# Distance (graph theory)

In the mathematical field of graph theory, the **distance** between two vertices in a graph is the number of edges in a shortest path (also called a **graph geodesic**) connecting them. This is also known as the **geodesic distance**.^{[1]} Notice that there may be more than one shortest path between two vertices.^{[2]} If there is no path connecting the two vertices, i.e., if they belong to different connected components, then conventionally the distance is defined as infinite.

In the case of a directed graph the distance between two vertices and is defined as the length of a shortest directed path from to consisting of arcs, provided at least one such path exists.^{[3]} Notice that, in contrast with the case of undirected graphs, does not necessarily coincide with , and it might be the case that one is defined while the other is not.

## Related concepts[edit]

A metric space defined over a set of points in terms of distances in a graph defined over the set is called a **graph metric**.
The vertex set (of an undirected graph) and the distance function form a metric space, if and only if the graph is connected.

The **eccentricity** of a vertex is the greatest distance between and any other vertex; in symbols that is . It can be thought of as how far a node is from the node most distant from it in the graph.

The **radius** of a graph is the minimum eccentricity of any vertex or, in symbols, .

The **diameter** of a graph is the maximum eccentricity of any vertex in the graph. That is, is the greatest distance between any pair of vertices or, alternatively, . To find the diameter of a graph, first find the shortest path between each pair of vertices. The greatest length of any of these paths is the diameter of the graph.

A **central vertex** in a graph of radius is one whose eccentricity is —that is, a vertex that achieves the radius or, equivalently, a vertex such that .

A **peripheral vertex** in a graph of diameter is one that is distance from some other vertex—that is, a vertex that achieves the diameter. Formally, is peripheral if .

A **pseudo-peripheral vertex** has the property that for any vertex , if is as far away from as possible, then is as far away from as possible. Formally, a vertex *u* is pseudo-peripheral,
if for each vertex *v* with holds .

The partition of a graph's vertices into subsets by their distances from a given starting vertex is called the level structure of the graph.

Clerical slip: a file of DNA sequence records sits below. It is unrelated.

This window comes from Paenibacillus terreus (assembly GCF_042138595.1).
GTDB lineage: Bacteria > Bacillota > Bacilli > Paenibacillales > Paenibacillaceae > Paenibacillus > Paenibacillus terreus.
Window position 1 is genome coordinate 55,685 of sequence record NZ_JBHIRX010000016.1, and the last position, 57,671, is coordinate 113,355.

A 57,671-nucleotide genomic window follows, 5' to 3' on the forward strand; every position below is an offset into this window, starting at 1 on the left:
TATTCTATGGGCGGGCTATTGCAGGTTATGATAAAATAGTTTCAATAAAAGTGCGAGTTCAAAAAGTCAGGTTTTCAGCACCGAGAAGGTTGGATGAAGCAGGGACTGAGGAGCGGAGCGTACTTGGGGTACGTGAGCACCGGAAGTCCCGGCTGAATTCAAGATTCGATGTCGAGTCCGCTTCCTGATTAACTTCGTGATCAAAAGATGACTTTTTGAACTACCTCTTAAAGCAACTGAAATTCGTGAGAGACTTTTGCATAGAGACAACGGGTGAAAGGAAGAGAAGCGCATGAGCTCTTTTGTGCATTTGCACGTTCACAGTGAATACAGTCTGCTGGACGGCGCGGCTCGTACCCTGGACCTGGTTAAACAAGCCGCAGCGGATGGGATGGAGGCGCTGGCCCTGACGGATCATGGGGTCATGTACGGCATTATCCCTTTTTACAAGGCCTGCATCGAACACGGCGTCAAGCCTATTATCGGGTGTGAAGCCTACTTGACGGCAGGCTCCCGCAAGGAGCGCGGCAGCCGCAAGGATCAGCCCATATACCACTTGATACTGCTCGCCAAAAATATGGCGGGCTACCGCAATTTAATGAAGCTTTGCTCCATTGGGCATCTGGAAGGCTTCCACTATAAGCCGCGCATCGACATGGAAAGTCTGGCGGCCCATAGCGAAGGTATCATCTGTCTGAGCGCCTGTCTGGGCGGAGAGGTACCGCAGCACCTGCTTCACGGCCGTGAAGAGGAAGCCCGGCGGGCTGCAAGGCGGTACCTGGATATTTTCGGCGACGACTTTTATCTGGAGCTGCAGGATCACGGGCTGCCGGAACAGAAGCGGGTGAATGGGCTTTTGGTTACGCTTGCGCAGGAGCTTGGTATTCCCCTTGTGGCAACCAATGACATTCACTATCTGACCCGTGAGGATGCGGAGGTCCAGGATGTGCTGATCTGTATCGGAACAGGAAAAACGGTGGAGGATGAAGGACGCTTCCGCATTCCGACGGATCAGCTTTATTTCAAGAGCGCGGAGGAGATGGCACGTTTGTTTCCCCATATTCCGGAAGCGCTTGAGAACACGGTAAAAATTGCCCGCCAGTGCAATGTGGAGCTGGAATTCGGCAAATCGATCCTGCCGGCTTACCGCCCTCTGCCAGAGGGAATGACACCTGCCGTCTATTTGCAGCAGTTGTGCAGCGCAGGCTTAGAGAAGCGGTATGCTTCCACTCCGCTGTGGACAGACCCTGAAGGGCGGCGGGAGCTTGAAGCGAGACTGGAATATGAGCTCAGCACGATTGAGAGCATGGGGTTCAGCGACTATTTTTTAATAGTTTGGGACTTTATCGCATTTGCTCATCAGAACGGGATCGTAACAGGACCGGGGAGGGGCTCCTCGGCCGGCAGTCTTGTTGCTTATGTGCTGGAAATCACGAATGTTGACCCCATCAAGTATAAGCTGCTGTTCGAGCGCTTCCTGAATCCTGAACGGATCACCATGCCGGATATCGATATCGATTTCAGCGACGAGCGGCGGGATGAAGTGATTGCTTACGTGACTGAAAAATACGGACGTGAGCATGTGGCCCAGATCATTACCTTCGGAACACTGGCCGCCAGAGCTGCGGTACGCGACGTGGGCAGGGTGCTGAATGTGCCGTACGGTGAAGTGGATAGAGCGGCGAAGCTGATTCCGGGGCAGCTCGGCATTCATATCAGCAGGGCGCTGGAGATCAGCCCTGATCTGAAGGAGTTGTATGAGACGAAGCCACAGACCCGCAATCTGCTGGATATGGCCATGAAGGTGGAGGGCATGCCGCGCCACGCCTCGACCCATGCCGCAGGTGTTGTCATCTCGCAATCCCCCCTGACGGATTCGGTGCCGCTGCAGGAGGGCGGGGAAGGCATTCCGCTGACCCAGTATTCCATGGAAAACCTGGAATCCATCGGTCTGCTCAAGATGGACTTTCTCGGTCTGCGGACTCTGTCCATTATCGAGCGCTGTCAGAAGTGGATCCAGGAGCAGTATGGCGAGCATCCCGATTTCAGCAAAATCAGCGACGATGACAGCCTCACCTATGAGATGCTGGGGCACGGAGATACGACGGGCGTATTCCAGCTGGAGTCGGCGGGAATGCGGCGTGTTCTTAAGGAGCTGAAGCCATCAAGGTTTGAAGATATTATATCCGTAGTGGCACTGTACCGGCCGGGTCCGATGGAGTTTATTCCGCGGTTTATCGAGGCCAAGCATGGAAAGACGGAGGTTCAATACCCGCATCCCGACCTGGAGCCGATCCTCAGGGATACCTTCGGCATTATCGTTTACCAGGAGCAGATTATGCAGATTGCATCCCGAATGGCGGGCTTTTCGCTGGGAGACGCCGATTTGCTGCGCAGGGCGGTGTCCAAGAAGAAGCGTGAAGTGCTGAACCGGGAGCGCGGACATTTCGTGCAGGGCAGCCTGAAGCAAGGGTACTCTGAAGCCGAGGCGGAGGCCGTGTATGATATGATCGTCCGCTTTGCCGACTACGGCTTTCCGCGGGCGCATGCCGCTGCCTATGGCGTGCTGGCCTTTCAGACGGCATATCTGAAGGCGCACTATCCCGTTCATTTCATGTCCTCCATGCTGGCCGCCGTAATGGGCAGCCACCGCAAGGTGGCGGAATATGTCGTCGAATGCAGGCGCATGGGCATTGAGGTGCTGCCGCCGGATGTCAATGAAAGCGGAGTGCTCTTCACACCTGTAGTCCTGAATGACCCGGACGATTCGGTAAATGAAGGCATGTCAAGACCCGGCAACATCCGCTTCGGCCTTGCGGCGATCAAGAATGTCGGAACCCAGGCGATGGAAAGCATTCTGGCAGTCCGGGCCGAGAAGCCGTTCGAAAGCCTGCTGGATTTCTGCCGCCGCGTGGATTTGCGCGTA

A graph such that for every pair of vertices there is a unique shortest path connecting them is called a **geodetic graph**. For example, all trees are geodetic.^{[4]}

## Algorithm for finding pseudo-peripheral vertices[edit]

Often peripheral sparse matrix algorithms need a starting vertex with a high eccentricity. A peripheral vertex would be perfect, but is often hard to calculate. In most circumstances a pseudo-peripheral vertex can be used. A pseudo-peripheral vertex can easily be found with the following algorithm:

- Choose a vertex .
- Among all the vertices that are as far from as possible, let be one with minimal degree.
- If then set and repeat with step 2, else is a pseudo-peripheral vertex.

## See also[edit]

- Distance matrix
- Resistance distance
- Betweenness centrality
- Centrality
- Closeness
- Degree diameter problem for graphs and digraphs
- Metric graph

## Notes[edit]

**^**Bouttier, Jérémie; Di Francesco,P.; Guitter, E. (July 2003). "Geodesic distance in planar graphs".*Nuclear Physics B*.**663**(3): 535–567. arXiv:cond-mat/0303272. doi:10.1016/S0550-3213(03)00355-9.By distance we mean here geodesic distance along the graph, namely the length of any shortest path between say two given faces

**^**Weisstein, Eric W. "Graph Geodesic".*MathWorld--A Wolfram Web Resource*. Wolfram Research. Retrieved 2008-04-23.The length of the graph geodesic between these points d(u,v) is called the graph distance between u and v

**^**F. Harary, Graph Theory, Addison-Wesley, 1969, p.199.**^**Øystein Ore, Theory of graphs [3rd ed., 1967], Colloquium Publications, American Mathematical Society, p. 104